The Prisoners at Iwahig Penal Colony in The Philippines
I walked up alongside the recreation hall and passed by a group of prisoners.
For a second I stopped and wondered if they were using some prison slang to do with the man with boobs I’d just avoided. But it turned out to be innocent. Well as innocent as you can get in a prison.
My first encounter with Philippine honey was at Iwahig Prison:
I like honey and in the Philippines it’s one of those rare places where it can taste very different. Here I took a finger tip from a bottle and got the unique flavor of banana. Whether it’s flavored that way, or whether the man didn’t wash the bottle (yes I know) or whether bee’s pollinate banana I don’t know. But, it tasted good.
Again I was asked to enter the recreation hall, this time by the group and not a single sleazy man. I looked up at the old steps and decided to have a look. Inside there was what looked like a basketball court come badminton court set up. Two very popular sports in the Philippines. At the far end was an open window looking out over the prison. And, a lone man sitting there.
A conversation with a prisoner at Iwahig prison:
By the time I’d walked to the end of the recreation hall I noticed the latter half I had come in through now had about 10 prisoners gathering around with more piling in. I began to wonder if I was just set up. I nodded to the man sitting on some steps, and looked out the window. It was nothing too special, some tin roofed buildings with a lot of barbed wire.
“Maximum and medium security blocks.”
I looked down at the bespectacled man as he wrote in a little notepad. “And they want you to buy an inmate t-shirt,” he said nodding at the slowly approaching group.
” Ah,” I nodded back. “I know, but I don’t need a t-shirt.”
“It’s a good price.”
The man’s accent was very different to any other Filipino accent I’d come across. I recognized it from somewhere, but could quite place where.
“I travel a lot, it’s too heavy in this heat.”
He nodded and then slightly twitched his head at the approaching group causing them to stop. “I’ve traveled to.”
He paused a while. “Little of everywhere.”
“I recognize your accent, can’t place it though.”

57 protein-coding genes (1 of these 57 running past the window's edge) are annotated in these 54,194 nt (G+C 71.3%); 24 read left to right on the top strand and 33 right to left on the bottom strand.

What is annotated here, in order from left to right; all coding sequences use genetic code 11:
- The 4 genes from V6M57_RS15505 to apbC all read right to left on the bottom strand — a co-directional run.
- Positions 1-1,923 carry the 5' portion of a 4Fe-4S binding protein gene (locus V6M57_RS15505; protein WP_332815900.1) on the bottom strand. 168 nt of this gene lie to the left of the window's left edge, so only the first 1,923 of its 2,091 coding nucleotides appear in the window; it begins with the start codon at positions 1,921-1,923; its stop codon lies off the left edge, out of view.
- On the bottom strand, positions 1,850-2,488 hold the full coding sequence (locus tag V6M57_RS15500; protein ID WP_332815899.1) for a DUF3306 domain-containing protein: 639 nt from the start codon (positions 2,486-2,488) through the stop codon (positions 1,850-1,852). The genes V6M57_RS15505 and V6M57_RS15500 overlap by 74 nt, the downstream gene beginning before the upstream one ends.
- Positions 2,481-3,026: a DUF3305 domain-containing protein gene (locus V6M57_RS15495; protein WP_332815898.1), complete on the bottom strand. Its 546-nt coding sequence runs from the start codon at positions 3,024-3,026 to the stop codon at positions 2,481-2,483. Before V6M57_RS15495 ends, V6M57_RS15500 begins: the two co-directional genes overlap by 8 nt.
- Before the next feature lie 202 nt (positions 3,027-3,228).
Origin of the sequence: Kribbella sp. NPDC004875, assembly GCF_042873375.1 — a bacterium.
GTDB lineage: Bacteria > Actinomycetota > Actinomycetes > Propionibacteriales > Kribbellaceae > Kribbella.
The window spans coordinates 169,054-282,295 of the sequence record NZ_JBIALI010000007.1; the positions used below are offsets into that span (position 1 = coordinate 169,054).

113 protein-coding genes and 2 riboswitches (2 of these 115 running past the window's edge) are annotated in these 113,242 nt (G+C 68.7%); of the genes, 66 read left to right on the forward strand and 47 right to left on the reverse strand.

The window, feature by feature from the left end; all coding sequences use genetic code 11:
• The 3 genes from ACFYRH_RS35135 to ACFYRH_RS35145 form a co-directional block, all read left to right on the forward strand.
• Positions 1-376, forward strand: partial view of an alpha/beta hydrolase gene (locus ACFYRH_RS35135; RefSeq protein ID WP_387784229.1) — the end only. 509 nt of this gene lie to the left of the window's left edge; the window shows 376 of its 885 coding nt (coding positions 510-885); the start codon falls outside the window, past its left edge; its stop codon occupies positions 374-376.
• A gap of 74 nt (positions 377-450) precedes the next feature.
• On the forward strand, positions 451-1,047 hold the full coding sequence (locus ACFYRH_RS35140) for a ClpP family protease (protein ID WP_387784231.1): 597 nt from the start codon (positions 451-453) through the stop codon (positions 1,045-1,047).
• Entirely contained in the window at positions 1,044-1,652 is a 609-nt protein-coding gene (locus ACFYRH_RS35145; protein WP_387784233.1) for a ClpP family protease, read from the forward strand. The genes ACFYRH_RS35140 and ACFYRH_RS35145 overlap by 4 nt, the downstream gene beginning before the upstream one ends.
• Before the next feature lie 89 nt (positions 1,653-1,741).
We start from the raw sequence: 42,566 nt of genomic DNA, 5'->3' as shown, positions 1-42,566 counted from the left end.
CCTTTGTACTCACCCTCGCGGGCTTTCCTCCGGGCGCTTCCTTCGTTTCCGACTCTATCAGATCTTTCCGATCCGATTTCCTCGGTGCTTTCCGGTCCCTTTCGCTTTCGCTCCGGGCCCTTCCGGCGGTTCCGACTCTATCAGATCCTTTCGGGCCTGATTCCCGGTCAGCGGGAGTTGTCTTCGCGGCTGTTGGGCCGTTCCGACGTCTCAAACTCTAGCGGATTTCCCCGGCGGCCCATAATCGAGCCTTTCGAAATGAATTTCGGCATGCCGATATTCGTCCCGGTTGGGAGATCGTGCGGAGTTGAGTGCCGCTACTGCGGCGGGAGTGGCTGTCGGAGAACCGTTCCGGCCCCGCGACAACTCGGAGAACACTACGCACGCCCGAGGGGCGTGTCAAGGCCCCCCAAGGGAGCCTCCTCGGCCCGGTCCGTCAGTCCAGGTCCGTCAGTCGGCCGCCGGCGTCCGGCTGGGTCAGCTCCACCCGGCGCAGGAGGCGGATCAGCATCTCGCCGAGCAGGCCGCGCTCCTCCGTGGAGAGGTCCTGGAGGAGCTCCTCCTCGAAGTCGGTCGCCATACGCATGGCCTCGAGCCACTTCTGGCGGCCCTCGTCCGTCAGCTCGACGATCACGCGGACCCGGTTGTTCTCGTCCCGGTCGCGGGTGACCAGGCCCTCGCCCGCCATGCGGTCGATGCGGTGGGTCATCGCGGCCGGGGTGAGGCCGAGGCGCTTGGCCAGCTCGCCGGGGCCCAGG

“And you, where are you from?”
“Same place as you at this stage, a little bit of everywhere?”
The man laughed the retaliatory comment off and we spoke for a while about the prison. Travel and strangely enough about oil. He was in for life. Though he said it in a way and a look that meant it wasn’t going to happen. He walked me back to the main entrance and the by now large group of inmates that had gathered parted ways.
“Where to next?” he asked as I left.
“To find home,” I replied. “But maybe not here eh? And you?”
Exploring around Iwahig penal colony:
With that I took a walk to the other side of the prison where the inmates lived. Car’s, motorbikes, bicycles were all parked in little
driveways and I wondered if this too was where the prisoners lived? I asked a few roaming inmates and got confirming nods and the odd question.
I stopped by a little sari sari store and bought some chocolate cake and a bottle of water. It was indeed a very, very bizarre place.
The shopkeeper told me something about staff living here too. But I couldn’t see any. Just inmates. There were some more broken down looking houses the further down I walked. But the amount of cars parked around was quite staggering.
Afternoon was moving on and I wanted to get to Puerto Princesa to look for a place for the night before it got dark. Back at the store I hailed a tricycle and asked how much to Peurto?
Maximum security at the Prison:
At just then a little mini van drove by. By the looks of it a bus. 40 pesos. I hopped on board the front seat and was greeted by a very large man who knew of the hostel I wanted to go to and offered to take me there. Filipino hospitality once again strikes.
First though, it was time to pick up the visiting families at the medium security detention center. Here I was greeted by loud cheers from behind makeshift bars. And here, I saw a guard at last. A single guard sitting relaxed back in a chair drinking something with some inmates.
A few women and children left the heavy gates. Followed by a heap of inmates all waving at me with big smiles.
“Americano!! Welcome, come inside!”
I laughed and pulled out my camera.Then the smiles stopped from a few and they wagged their fingers and turned their heads. I shrugged and put the camera down as they approached.
A hand extended itself towards me by a heavily tattooed man. His left cheek and neck showing several deep scars. I took his hand and shook it firmly.
Another hand appeared, and then another. Followed by greetings and invitations to come inside. If I’d not had my bag with me I would have been tempted. But loosing that plus laptop would not have been good. Questions came and went from the inmates as the bus filled up. A few helped pack up the mini can with radios, TV’s and a carpet. I didn’t question why or how all these things were appearing until later.
With parting waves, a few heckles, and the odd look of want we drove off from the prison block. There was and is a lot more to the place than I could discover in my short trip there. Whether the process worked or not I don’t know.
What I do know is that Iwahig Prison and Penal farm is worth the visit as it’s surely one of the most bizarre and interesting places one can visit in the world.
I’ve had a number of inquiries from friends and relatives asking about how to get in touch with inmates at the Iwahig Prison & Penal Farm in Palawan, The Philippines. The best I can suggest is you contact:
Bureau of Corrections
NBP Reservation, Muntinlupa City
Telephone: +632 850-50-02
Telephone: +632 807-23-68
Website : bucor.gov.ph
On the monkey trail in Sabang, home of the world’s longest underground river
Followed by How to live on an island when your sick. Why? Because I get quite sick!
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